One of our highest priorities this General Assembly is budget transparency —putting the state's expenditures online in an easy to search, Google-like format (see our position here). This would allow average citizens, the media, business people, experts, academics, policy organizations, and anyone with a computer and Internet hookup to search the state's expenditures.  Who wins government contracts — notorious groups such as Planned Parenthood, for example? Or is the state paying for duplicate and unneeded services and wasting our hard-earned money? Within a few months of its expenditures going online, Texas found tens of millions of dollars in duplications and waste, getting into such detail as duplicate office equipment and fleet services. This should be a non-controversial issue, but as always, there is resistance by the "This is how we always do it crowd." 

HB 2285, patroned by Delegate Ben Cline (R-24, Amherst) would put each fiscal year's expenditures online in an easy-to-search, Google-like format. It is up for consideration in the House Science and Technology Committee and it meets this Monday at 4:00 p.m. Budget transparency is a Family Foundation priority this session of the General Assembly. While the naysayers will say it is too expensive, we secured from the Treasurer of Nebraska a letter to committee members explaining how he put his expenditures online for free! (See below.) If Nebraska, Missouri, Oklahoma and Mississippi can do it, Virginia, where the Internet was invented, should be able to do it too!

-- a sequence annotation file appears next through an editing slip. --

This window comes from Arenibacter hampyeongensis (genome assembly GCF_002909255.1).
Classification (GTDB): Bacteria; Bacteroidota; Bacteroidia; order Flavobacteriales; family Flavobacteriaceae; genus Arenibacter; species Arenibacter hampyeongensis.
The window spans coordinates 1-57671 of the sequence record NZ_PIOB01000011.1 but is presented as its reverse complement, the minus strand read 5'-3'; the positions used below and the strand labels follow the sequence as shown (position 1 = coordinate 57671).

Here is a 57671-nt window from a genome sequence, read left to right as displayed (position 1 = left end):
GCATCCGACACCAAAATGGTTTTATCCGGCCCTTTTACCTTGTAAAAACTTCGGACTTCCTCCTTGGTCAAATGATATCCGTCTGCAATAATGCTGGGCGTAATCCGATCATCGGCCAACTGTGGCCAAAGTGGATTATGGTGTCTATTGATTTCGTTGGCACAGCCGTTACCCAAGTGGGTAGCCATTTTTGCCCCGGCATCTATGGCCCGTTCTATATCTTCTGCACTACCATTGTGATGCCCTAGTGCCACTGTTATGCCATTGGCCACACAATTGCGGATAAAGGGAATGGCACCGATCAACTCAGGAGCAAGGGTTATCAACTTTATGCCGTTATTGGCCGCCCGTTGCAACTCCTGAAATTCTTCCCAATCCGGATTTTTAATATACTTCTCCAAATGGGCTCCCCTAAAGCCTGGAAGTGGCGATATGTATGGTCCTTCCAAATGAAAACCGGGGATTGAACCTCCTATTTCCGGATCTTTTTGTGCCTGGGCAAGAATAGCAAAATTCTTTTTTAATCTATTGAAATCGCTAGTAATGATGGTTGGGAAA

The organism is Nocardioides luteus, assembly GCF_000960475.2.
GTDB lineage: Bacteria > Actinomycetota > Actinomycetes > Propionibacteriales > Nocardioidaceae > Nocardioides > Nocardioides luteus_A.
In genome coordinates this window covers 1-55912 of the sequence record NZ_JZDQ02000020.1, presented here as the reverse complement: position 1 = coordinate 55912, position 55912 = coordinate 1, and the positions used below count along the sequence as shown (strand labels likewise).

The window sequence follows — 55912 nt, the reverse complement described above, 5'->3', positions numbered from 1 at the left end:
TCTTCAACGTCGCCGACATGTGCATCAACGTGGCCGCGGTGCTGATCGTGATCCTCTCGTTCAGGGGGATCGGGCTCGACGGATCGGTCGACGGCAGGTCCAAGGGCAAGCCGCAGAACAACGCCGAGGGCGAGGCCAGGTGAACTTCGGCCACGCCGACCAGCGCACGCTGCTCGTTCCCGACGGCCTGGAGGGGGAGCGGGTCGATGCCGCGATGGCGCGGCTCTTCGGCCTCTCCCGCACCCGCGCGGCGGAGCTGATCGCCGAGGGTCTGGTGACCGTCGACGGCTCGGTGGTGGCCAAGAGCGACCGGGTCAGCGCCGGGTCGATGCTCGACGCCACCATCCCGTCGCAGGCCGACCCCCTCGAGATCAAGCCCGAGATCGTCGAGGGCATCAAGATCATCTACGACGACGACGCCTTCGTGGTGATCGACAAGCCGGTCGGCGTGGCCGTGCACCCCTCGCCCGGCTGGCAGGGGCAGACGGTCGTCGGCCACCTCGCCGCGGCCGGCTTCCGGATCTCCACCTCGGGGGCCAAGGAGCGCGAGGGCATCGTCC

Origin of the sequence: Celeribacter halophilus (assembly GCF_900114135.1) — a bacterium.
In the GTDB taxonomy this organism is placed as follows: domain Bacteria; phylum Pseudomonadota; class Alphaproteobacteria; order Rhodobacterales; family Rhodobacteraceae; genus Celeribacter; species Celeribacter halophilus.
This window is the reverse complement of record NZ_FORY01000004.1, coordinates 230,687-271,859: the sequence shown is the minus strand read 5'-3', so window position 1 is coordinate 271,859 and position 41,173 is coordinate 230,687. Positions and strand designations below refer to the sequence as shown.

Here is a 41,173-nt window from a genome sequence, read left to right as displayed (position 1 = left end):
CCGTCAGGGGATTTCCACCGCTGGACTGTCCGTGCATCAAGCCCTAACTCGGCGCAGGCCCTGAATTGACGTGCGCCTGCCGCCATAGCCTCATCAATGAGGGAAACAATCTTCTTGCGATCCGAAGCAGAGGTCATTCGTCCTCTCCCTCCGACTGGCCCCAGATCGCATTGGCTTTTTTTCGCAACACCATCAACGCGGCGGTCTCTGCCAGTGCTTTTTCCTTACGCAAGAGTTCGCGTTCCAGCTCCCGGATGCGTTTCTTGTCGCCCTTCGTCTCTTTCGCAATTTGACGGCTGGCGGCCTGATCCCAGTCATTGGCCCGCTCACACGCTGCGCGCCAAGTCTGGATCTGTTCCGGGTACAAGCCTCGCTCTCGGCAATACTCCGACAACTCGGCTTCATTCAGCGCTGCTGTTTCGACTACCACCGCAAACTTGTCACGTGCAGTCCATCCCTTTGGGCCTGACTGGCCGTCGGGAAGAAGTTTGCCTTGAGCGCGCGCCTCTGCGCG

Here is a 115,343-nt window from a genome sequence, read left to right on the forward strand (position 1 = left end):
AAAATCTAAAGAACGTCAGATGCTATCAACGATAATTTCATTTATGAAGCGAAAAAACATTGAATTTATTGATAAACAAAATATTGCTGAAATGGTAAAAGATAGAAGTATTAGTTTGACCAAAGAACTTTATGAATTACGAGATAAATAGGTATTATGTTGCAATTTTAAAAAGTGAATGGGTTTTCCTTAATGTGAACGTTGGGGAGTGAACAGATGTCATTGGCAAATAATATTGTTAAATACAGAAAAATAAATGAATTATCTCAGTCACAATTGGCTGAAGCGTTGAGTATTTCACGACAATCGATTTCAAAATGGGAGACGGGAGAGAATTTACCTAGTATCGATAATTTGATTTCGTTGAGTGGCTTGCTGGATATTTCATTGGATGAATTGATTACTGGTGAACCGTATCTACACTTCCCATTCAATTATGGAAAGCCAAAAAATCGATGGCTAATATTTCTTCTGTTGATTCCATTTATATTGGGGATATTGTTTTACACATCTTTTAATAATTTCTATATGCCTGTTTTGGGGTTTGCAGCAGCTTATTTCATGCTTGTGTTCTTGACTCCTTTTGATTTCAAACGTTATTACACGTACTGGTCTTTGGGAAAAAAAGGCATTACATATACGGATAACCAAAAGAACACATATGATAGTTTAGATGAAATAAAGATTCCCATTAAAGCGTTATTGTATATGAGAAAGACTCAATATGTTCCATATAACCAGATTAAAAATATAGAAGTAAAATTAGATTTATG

We urge everyone to contact members of the House Science and Technology Committee (they are in the link above) and urge them to pass HB 2285. In addition, if it is passed Monday, it will go directly to the Appropriations Sub-Committee on Technology Oversight and Government Activities (click here) for a Tuesday morning hearing. Those committee members need to be contacted as well.

Dear Virginia Legislators,

In Nebraska, I created by Executive Order in 2007. proves that putting a searchable budget database online could be done inexpensively without compromising its purpose.

For $38,000, includes information on state government dollars to be spent, state dollars received, investment operation pool, grants, contracts, and a breakdown of property taxes and state aid.

I heard the same arguments about the cost of a searchable database; we received an estimate of $1.1 million at one point. In the end, we were able to shine the light on Nebraska's budget at a cost to the taxpayer of $38,000.

Taxpayers demand absolute transparency from their government. As elected officials, it is our job to deliver it in a cost effective manner. I've seen expensive estimates like these, but in the end government can roll up their sleeves and deliver it for far less. That's exactly what we did in Nebraska.

As far as the $3 million fiscal impact statement attached to Virginia SB 936/HB 2285, I can't envision a situation in which a budget site would even approach that price range. If we can do it for five figures in Nebraska, there's no reason for anything close to seven figures in Virginia.


Shane Osborn, Treasurer

    State of Nebraska